Eurostar sold off despite ministers believing its value would rise

A Eurostar train at St Pancras station
A Eurostar train at St Pancras station in London. The NAO said it regarded the sale process as effective and value for money. Photograph: Alamy

Britain’s stake in Eurostar was sold for £757m even though the government believed its value would rise, because ministers wanted to offload the state’s share in the cross-Channel train service before the general election, a report has concluded.

The report by the National Audit Office into the sale, published on Friday, found that taxpayers had invested four times more in Eurostar, approximately £3bn, than the sum recouped from the sale in March.

Dividend payments to the government over the next 10 years were forecast to exceed £700m, almost matching the amount paid for Britain’s 40% Eurostar stake and preference share.

The NAO said it regarded the sale process as effective and “value for money”, but the chair of the public accounts committee accused ministers of pursuing short-term cash rather than long-term value.

The government put Britain’s stake in Eurostar, which it had owned jointly with the French and Belgian governments since services began in 1994, up for sale last autumn. George Osborne described the eventual sale as a “fantastic deal for UK taxpayers that exceeds expectations”.

But the NAO report showed that Eurostar’s profits were forecast to increase significantly from 2016, when new, higher-capacity trains will be brought into service. Although the government thought higher profits could increase the price tag, it decided to sell to avoid uncertainty and risks. However, the timing was “primarily driven by the desire to sell prior to the 2015 general election”, said the NAO.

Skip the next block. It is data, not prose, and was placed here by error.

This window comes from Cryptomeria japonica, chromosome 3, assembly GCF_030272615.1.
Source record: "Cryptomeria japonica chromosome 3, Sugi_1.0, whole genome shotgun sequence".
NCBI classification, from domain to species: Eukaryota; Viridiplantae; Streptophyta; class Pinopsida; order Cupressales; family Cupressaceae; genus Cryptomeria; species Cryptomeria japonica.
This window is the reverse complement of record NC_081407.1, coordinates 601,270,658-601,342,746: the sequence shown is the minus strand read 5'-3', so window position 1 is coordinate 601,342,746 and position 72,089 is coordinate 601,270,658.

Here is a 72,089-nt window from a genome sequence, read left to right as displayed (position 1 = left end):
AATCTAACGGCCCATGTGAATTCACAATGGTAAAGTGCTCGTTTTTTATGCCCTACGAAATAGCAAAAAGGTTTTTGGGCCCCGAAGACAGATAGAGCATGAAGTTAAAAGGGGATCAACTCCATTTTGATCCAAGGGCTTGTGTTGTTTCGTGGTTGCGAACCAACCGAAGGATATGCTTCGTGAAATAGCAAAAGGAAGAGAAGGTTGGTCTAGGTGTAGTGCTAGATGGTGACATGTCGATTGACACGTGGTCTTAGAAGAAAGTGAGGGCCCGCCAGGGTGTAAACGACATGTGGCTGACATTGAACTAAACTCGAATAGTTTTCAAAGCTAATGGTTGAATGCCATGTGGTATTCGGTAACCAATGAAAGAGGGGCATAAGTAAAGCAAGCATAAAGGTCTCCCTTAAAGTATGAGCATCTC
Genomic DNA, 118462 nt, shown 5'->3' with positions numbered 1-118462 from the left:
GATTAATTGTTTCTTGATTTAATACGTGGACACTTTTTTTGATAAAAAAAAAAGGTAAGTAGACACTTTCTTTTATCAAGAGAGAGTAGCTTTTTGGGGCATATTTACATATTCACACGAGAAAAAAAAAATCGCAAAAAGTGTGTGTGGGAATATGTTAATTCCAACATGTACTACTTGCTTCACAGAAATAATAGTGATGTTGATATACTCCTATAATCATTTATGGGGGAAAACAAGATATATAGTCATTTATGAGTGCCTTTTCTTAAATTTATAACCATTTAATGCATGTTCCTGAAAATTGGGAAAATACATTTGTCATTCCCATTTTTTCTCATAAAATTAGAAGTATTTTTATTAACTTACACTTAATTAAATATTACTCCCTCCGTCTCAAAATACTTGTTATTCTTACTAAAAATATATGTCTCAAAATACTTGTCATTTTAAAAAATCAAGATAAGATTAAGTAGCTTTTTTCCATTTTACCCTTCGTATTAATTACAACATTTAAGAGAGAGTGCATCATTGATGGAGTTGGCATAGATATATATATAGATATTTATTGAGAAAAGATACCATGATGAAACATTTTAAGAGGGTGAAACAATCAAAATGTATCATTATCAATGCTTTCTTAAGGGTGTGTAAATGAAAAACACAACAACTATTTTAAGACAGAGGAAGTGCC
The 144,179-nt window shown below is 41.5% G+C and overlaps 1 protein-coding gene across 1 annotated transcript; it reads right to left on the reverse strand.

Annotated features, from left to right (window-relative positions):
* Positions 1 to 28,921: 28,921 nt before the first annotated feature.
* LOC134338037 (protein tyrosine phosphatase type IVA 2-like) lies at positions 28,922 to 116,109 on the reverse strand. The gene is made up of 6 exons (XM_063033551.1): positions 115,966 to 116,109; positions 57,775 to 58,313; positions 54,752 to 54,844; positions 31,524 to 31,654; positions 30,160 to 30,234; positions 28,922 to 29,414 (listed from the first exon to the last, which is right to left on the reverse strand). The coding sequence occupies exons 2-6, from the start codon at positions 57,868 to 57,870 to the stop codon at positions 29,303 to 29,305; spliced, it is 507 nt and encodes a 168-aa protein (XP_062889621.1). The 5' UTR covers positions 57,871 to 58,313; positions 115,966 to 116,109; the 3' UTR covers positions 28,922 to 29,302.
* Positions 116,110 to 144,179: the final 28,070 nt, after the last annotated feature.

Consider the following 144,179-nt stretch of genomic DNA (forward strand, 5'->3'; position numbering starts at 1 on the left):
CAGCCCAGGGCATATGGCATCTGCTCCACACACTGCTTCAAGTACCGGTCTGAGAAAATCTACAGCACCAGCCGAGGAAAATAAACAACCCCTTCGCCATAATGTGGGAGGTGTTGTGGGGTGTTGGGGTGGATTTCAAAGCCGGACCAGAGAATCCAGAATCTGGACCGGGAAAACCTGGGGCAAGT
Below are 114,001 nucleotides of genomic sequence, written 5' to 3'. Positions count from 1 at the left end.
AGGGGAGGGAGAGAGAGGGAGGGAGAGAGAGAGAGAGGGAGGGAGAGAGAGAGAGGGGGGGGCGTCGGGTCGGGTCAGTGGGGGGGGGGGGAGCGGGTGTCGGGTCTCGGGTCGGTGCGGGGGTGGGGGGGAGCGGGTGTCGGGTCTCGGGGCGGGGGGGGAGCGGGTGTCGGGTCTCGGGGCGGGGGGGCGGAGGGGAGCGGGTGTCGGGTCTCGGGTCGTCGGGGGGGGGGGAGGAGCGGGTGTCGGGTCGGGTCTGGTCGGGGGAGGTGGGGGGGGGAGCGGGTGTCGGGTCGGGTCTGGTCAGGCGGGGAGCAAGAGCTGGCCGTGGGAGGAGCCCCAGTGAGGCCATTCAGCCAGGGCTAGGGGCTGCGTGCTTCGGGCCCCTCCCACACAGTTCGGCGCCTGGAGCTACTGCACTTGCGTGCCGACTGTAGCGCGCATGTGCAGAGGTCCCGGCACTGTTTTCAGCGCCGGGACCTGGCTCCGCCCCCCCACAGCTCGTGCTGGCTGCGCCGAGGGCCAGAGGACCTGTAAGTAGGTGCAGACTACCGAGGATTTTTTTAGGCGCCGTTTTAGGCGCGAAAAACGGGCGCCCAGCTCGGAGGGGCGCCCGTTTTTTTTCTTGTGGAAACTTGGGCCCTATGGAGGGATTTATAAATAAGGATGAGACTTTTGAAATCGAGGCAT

Amyas Morse, the auditor general of the NAO, said: “The government prepared well for the sale of Eurostar and the sale process was run effectively. I regard the sale as value for money.”

But he said there were lessons for the government as it starts to sell off £62bn of national assets, including the need for a detailed business case and to get objective and robust valuations from advisers. The NAO said paid consultants were shown other valuations before carrying out supposedly independent assessments of Eurostar.

A Treasury spokesperson said the NAO had confirmed that the sale delivered a good deal for British taxpayers with a process that was well run and effective. “Getting the best value for money for the taxpayer and tackling our country’s debts so our country lives within its means are key parts of our long-term plan, and as this report shows, the government is delivering on these objectives,” they said.

Meg Hillier, the Labour MP and chair of the public accounts committee, said: “The government’s focus in selling its stake in Eurostar appears to have been on short-term cash rather than long-term value for taxpayers. Once sold, the family silver can’t be bought back.”

Labour said the NAO report showed the public purse had “suffered a considerable net loss”. Lilian Greenwood, the shadow transport secretary, said it was unacceptable the decision to sell was driven by the election and that taxpayers would never recoup their £3bn investment. “Just like with East Coast, the privatisation of a successful publicly owned rail operator was prioritised. We need a new approach to the railways which puts passengers first, and leaves the Tories’ ideological opposition to public ownership behind,” she said.

Mick Cash, the general secretary of the RMT said: “However you dress it up, the fire sale of the UK’s Eurostar stake before the election has cost the taxpayer billions in wasted investment and lost future profits.”

The public accounts committee will hold a hearing into the sale later this month.